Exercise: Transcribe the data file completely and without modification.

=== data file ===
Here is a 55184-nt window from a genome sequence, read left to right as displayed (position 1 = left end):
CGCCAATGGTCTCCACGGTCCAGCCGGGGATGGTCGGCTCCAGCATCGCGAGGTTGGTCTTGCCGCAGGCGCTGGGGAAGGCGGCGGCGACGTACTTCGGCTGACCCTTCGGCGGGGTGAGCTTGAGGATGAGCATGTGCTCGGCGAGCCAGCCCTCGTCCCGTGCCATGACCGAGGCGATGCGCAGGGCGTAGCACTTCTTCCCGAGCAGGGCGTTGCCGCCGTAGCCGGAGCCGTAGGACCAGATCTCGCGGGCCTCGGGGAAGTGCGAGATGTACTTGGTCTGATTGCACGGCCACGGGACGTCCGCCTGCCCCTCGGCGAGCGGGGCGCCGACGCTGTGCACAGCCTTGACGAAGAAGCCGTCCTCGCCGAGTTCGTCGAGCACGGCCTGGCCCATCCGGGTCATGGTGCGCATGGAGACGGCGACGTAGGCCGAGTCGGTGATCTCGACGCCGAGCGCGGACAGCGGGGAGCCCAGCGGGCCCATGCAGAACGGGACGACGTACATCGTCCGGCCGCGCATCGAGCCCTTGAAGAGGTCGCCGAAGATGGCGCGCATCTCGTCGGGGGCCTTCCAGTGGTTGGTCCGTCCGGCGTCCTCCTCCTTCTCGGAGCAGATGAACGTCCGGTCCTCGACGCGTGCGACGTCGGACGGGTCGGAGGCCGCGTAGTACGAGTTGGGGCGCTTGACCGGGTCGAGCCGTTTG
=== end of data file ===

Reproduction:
Here is a 55184-nt window from a genome sequence, read left to right as displayed (position 1 = left end):
CGCCAATGGTCTCCACGGTCCAGCCGGGGATGGTCGGCTCCAGCATCGCGAGGTTGGTCTTGCCGCAGGCGCTGGGGAAGGCGGCGGCGACGTACTTCGGCTGACCCTTCGGCGGGGTGAGCTTGAGGATGAGCATGTGCTCGGCGAGCCAGCCCTCGTCCCGTGCCATGACCGAGGCGATGCGCAGGGCGTAGCACTTCTTCCCGAGCAGGGCGTTGCCGCCGTAGCCGGAGCCGTAGGACCAGATCTCGCGGGCCTCGGGGAAGTGCGAGATGTACTTGGTCTGATTGCACGGCCACGGGACGTCCGCCTGCCCCTCGGCGAGCGGGGCGCCGACGCTGTGCACAGCCTTGACGAAGAAGCCGTCCTCGCCGAGTTCGTCGAGCACGGCCTGGCCCATCCGGGTCATGGTGCGCATGGAGACGGCGACGTAGGCCGAGTCGGTGATCTCGACGCCGAGCGCGGACAGCGGGGAGCCCAGCGGGCCCATGCAGAACGGGACGACGTACATCGTCCGGCCGCGCATCGAGCCCTTGAAGAGGTCGCCGAAGATGGCGCGCATCTCGTCGGGGGCCTTCCAGTGGTTGGTCCGTCCGGCGTCCTCCTCCTTCTCGGAGCAGATGAACGTCCGGTCCTCGACGCGTGCGACGTCGGACGGGTCGGAGGCCGCGTAGTACGAGTTGGGGCGCTTGACCGGGTCGAGCCGTTTG